The flooring that you install in your home should last several years before you even have to consider replacement. If your flooring isn't lasting that long, chances are, you aren't choosing the type of flooring that will fit into your lifestyle very well. This blog is all about choosing flooring that will fit into your lifestyle and last you many, many years before you have to rip it up and replace it. You will also find tips for keeping it looking like new as it survives the abuse that your family, friends and pets put it through during the course of the year.
Hardwood floors improve the beauty and resale value of your home. They are generally much easier to care for than carpet, needing only the occasional dust mop and a damp rag for stickier messes. If you invest in some of the rarer and more expensive woods for your floors, you can charge even more when you sell your home. However, you should not attempt to install a hardwood floor on your own. It is actually much more complicated than you realize, and you will need residential hardwood flooring services to help you. Here is why you should hire professional help when installing a hardwood floor.
You Have to Tear out Old Flooring
Getting down to the sub-floor in a room or hallway requires ripping up every layer of flooring you or other owners of the home have put down. It could be several layers, and you might get a little too carried away and accidentally rip up the sub-floor because you do not recognize it for what it is. You can start ripping up surface layers, but until the pros show up and find out how many layers have to be torn out before you can see the sub-floor, you need to wait. That sub-floor is so important to the installation of the new wood floor.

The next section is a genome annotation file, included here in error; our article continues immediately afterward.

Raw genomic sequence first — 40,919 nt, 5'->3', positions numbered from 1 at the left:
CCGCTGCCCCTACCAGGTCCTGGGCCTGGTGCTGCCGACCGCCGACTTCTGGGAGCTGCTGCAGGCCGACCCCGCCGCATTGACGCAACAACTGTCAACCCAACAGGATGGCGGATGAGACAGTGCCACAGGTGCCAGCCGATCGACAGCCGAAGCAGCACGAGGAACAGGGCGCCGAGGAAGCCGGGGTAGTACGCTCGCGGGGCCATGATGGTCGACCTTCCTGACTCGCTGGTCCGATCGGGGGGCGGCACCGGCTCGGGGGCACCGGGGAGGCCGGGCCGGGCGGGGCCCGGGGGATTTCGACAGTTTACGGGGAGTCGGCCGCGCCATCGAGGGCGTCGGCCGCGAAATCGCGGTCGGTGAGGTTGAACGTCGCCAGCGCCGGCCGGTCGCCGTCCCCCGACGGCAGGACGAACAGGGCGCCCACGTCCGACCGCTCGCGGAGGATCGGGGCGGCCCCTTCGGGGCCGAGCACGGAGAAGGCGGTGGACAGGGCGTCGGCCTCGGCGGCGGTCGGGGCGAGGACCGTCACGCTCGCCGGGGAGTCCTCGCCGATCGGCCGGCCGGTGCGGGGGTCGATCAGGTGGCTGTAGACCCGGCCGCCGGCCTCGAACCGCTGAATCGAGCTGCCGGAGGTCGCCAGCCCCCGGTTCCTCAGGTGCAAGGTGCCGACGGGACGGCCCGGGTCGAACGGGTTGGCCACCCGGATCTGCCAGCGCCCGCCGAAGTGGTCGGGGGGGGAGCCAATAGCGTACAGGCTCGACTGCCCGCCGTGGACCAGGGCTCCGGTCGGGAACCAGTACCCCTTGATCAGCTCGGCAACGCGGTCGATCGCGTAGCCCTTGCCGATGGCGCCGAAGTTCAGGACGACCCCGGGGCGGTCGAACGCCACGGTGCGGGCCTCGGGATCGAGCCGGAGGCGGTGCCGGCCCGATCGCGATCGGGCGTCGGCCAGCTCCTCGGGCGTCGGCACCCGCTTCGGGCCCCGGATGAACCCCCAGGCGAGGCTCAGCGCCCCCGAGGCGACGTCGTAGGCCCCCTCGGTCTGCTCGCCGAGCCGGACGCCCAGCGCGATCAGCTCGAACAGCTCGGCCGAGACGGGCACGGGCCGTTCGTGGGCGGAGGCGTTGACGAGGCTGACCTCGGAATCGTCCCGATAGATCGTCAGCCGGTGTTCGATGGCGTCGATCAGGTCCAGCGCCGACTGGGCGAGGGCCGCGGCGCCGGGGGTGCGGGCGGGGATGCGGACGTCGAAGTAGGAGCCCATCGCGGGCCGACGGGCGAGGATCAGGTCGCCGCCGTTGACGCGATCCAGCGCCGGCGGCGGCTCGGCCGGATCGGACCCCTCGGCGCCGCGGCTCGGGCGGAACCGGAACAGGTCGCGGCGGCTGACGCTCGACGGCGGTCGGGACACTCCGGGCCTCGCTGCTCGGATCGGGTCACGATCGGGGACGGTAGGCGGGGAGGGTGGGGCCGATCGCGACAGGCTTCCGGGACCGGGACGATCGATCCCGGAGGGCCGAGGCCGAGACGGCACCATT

The Professionals Have a Cleanup Crew in Your Contract
Take a look at the itemized list of services involved with your flooring contract and you will see that there is a cleanup fee/service charge. This is a sub-contractor that comes out to your home, picks up all of the flooring waste from the layers of flooring that were torn out to the scraps from the new floor after it has been installed. If you tried to dispose of all of this on your own in your city garbage collection, your city would probably fine you, and it would probably cost a lot more than the cleanup service fee from the flooring company.
A Hardwood Floor Is Not Nailed Down Like You Think
A lot of DIY folks think that a wood floor is nailed down from the top. It is not. It is nailed down to the sub-floor and through the sound-proofing layer by driving nails at an angle along the edges of the planks into the floor underneath. This provides a nice, smooth, nail-free finish that looks as though it was naturally a part of the home all along. Additionally, you will never have to worry about snagging or cutting a toe or foot on a nail sticking out of the floor boards because the nails are not through the top and straight down. Only your flooring professionals know how to drive the nail brads through in this fashion.Share
13 August 2019